Nov 272016

When we first started spending our winters in Florida, even before we bought our house, people kept telling us about how bad this region was for hurricanes and asking us if we weren’t afraid of getting caught in one.

No, not at all. In our 17+ years of fulltime RVing we dealt with tornadoes, wildfires, unexpected snowstorms, and even an earthquake. At least a hurricane has the courtesy to tell you it’s coming well in advance so you can get out of its way. And besides, hurricane season usually begins about July and goes through early November. When we were fulltiming we weren’t usually in Florida during that time. And now that we own a house here, we will probably be on the road somewhere much of that time.

However, we were here in October when Hurricane Matthew came up the coast and did a lot of damage in some areas. Here are a few lessons we learned from that incident, but they apply just as much anytime you are on the road traveling in an RV.

Don’t wait too long – We were staying at a campground in the Daytona Beach area, and as soon as it looked like the hurricane was heading our way we left the coast and drove inland to the Tallahassee area until the storm had passed. One fellow at the campground told me he was going to stay put because he had already paid for his reservation and he was darned sure going to get his money’s worth. There is no way I’m going to put our lives or our motorhome in danger for the sake of a few bucks. If you have to leave, get out while the getting’s good. We made a quick trip across the state and had no problem finding a campground, while folks who waited longer found themselves stuck in long traffic jams, and when they finally did get clear of this area, many of them ended up spending days dry camping in parking lots because all the campgrounds motels, and hotels were full.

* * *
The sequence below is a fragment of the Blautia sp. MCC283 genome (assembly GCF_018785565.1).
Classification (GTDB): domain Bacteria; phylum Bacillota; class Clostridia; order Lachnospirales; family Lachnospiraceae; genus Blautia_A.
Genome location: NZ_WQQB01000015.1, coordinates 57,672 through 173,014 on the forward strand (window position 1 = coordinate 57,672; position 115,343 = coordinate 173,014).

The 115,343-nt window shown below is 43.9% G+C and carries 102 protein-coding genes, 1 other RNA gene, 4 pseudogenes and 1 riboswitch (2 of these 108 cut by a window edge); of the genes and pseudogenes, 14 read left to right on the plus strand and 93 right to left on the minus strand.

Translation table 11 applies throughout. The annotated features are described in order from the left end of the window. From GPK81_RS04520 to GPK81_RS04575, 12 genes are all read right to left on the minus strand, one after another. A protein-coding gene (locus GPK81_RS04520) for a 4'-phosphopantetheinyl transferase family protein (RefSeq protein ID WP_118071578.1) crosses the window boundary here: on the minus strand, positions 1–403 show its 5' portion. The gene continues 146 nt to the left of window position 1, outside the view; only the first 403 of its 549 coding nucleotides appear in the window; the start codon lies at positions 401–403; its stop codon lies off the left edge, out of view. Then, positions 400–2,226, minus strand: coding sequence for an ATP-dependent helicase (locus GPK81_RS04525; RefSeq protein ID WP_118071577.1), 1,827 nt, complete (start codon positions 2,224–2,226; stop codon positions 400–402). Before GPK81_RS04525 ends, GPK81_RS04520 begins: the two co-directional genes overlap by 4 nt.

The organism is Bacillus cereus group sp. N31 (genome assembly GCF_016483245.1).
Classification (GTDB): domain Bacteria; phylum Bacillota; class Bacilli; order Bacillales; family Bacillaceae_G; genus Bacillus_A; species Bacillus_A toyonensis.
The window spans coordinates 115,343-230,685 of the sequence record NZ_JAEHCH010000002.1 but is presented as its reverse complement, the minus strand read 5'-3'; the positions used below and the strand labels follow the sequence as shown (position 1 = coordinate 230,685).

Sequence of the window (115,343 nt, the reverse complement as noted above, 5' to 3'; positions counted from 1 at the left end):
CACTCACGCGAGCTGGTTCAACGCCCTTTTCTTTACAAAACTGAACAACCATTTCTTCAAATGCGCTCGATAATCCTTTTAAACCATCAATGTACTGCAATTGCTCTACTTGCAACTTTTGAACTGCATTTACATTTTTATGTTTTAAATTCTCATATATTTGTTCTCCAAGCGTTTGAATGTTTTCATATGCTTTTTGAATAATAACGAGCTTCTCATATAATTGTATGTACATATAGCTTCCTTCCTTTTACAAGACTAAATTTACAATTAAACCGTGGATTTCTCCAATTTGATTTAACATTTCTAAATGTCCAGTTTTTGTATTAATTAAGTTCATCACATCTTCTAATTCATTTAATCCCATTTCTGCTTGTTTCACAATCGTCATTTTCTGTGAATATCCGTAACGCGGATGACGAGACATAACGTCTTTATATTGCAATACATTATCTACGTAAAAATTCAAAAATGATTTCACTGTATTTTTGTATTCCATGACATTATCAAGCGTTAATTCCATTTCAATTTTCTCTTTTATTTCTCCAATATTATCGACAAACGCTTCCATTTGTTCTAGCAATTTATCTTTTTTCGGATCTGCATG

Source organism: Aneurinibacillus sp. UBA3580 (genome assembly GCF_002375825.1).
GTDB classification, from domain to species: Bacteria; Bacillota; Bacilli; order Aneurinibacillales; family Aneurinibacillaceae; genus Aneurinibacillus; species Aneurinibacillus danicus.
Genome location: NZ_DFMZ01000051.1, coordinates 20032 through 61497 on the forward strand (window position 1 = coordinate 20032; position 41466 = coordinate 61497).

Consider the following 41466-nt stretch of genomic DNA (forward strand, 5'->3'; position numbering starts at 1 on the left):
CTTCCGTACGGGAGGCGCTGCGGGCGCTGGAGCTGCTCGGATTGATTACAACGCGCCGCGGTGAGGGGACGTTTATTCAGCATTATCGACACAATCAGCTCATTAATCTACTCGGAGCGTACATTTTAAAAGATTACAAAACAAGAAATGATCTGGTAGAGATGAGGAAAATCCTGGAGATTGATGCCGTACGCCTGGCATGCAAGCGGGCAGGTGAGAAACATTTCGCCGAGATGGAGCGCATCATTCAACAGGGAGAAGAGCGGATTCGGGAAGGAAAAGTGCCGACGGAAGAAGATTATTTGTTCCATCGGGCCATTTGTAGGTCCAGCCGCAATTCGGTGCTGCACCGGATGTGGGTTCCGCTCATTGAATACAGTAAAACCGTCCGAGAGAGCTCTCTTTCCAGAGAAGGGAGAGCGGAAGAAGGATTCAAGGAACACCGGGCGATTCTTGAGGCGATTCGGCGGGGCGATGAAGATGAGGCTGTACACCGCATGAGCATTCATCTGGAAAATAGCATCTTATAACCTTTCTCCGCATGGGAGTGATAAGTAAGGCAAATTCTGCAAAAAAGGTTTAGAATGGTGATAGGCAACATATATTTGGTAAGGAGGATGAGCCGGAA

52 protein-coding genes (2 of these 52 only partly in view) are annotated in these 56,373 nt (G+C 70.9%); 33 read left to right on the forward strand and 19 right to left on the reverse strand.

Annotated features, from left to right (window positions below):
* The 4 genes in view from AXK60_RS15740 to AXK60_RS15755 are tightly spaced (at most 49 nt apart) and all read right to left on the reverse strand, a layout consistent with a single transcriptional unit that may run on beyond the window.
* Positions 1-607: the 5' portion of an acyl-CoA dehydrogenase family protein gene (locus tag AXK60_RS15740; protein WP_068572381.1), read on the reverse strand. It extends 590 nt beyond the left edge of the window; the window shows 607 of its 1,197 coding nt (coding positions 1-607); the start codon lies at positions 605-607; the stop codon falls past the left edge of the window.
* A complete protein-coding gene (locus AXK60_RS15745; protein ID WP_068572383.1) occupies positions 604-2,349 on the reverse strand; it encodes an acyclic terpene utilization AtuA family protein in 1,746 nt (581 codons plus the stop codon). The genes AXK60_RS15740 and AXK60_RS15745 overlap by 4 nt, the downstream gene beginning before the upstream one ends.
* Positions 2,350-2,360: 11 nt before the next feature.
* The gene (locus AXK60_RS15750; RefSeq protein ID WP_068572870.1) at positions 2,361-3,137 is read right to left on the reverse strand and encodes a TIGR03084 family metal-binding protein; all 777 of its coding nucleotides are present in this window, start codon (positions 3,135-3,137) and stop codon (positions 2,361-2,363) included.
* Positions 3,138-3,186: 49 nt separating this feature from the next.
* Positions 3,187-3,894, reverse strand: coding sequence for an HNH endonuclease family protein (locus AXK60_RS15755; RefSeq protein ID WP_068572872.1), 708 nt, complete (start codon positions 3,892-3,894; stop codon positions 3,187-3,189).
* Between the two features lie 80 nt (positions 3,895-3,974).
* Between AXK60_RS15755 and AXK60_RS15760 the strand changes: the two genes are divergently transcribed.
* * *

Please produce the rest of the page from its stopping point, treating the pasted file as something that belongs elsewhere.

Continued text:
Always have full fuel and water tanks – Some people who waited too long to leave found that fuel was hard to come by in some areas during the mass exodus. Whenever we are going to be parked anywhere for more than a night or two, I always fill our Winnebago’s fuel tank before we go into a campground and I keep our water tank full. Remember those folks who spent all that time dry camping after they fled the hurricane? A lot of them did so with no water on board. That’s too much like roughing it for me.

Have cash available – We always try to keep at least $500 in cash on hand. In many areas power was out for several days. When that happens it doesn’t matter how many credit and debit cards you have in your wallet, plastic does not work.

Have a weather radio – Tallahassee isn’t that far from Daytona Beach but it seemed like the local news stations there didn’t much care about what was happening on the coast. They talked more about the weather in Pensacola and Mobile, Alabama than they did Daytona Beach. We learned more about what was going on from the Internet and a weather radio.

Let people know where you are – My son and daughter and Terry’s parents were obviously very worried about us. We let them know when we were leaving, we told them where we were headed, and we let them know when we arrived. When you’re on the other side of the country and your loved ones are in the path of some kind of natural disaster, it can be just as frightening for those waiting for that phone call to let them know that everything is okay.